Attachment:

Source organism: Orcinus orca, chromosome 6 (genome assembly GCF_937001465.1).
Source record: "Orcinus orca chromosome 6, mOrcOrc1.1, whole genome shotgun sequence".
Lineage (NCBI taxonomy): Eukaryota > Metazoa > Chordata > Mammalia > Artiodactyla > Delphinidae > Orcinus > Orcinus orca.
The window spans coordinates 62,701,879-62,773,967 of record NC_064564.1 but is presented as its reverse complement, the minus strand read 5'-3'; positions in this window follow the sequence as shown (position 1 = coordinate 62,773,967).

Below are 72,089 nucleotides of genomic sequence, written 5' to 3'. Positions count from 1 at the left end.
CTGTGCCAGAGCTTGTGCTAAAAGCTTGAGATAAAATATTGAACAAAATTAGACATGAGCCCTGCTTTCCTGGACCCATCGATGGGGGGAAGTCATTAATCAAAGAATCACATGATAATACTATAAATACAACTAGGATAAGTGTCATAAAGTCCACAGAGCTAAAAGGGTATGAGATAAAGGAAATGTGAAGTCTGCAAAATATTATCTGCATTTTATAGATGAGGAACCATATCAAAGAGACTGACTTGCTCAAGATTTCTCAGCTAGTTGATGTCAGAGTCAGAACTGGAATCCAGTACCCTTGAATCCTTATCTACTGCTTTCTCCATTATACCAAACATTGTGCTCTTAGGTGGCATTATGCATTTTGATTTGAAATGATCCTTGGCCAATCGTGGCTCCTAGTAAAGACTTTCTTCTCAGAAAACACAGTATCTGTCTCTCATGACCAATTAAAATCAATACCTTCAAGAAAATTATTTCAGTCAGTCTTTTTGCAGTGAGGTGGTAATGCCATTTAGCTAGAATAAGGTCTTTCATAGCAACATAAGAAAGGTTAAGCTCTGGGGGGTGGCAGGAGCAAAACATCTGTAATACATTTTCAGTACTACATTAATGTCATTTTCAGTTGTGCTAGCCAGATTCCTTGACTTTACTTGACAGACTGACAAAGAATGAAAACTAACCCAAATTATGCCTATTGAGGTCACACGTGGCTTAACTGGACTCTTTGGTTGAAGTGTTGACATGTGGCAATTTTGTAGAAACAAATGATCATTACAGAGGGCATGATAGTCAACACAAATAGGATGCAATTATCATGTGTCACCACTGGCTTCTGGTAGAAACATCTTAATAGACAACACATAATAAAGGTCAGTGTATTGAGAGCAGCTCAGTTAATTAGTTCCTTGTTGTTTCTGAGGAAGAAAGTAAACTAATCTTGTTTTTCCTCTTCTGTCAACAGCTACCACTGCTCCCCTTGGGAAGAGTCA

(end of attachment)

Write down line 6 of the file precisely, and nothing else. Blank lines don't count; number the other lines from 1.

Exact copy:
CTGTGCCAGAGCTTGTGCTAAAAGCTTGAGATAAAATATTGAACAAAATTAGACATGAGCCCTGCTTTCCTGGACCCATCGATGGGGGGAAGTCATTAATCAAAGAATCACATGATAATACTATAAATACAACTAGGATAAGTGTCATAAAGTCCACAGAGCTAAAAGGGTATGAGATAAAGGAAATGTGAAGTCTGCAAAATATTATCTGCATTTTATAGATGAGGAACCATATCAAAGAGACTGACTTGCTCAAGATTTCTCAGCTAGTTGATGTCAGAGTCAGAACTGGAATCCAGTACCCTTGAATCCTTATCTACTGCTTTCTCCATTATACCAAACATTGTGCTCTTAGGTGGCATTATGCATTTTGATTTGAAATGATCCTTGGCCAATCGTGGCTCCTAGTAAAGACTTTCTTCTCAGAAAACACAGTATCTGTCTCTCATGACCAATTAAAATCAATACCTTCAAGAAAATTATTTCAGTCAGTCTTTTTGCAGTGAGGTGGTAATGCCATTTAGCTAGAATAAGGTCTTTCATAGCAACATAAGAAAGGTTAAGCTCTGGGGGGTGGCAGGAGCAAAACATCTGTAATACATTTTCAGTACTACATTAATGTCATTTTCAGTTGTGCTAGCCAGATTCCTTGACTTTACTTGACAGACTGACAAAGAATGAAAACTAACCCAAATTATGCCTATTGAGGTCACACGTGGCTTAACTGGACTCTTTGGTTGAAGTGTTGACATGTGGCAATTTTGTAGAAACAAATGATCATTACAGAGGGCATGATAGTCAACACAAATAGGATGCAATTATCATGTGTCACCACTGGCTTCTGGTAGAAACATCTTAATAGACAACACATAATAAAGGTCAGTGTATTGAGAGCAGCTCAGTTAATTAGTTCCTTGTTGTTTCTGAGGAAGAAAGTAAACTAATCTTGTTTTTCCTCTTCTGTCAACAGCTACCACTGCTCCCCTTGGGAAGAGTCA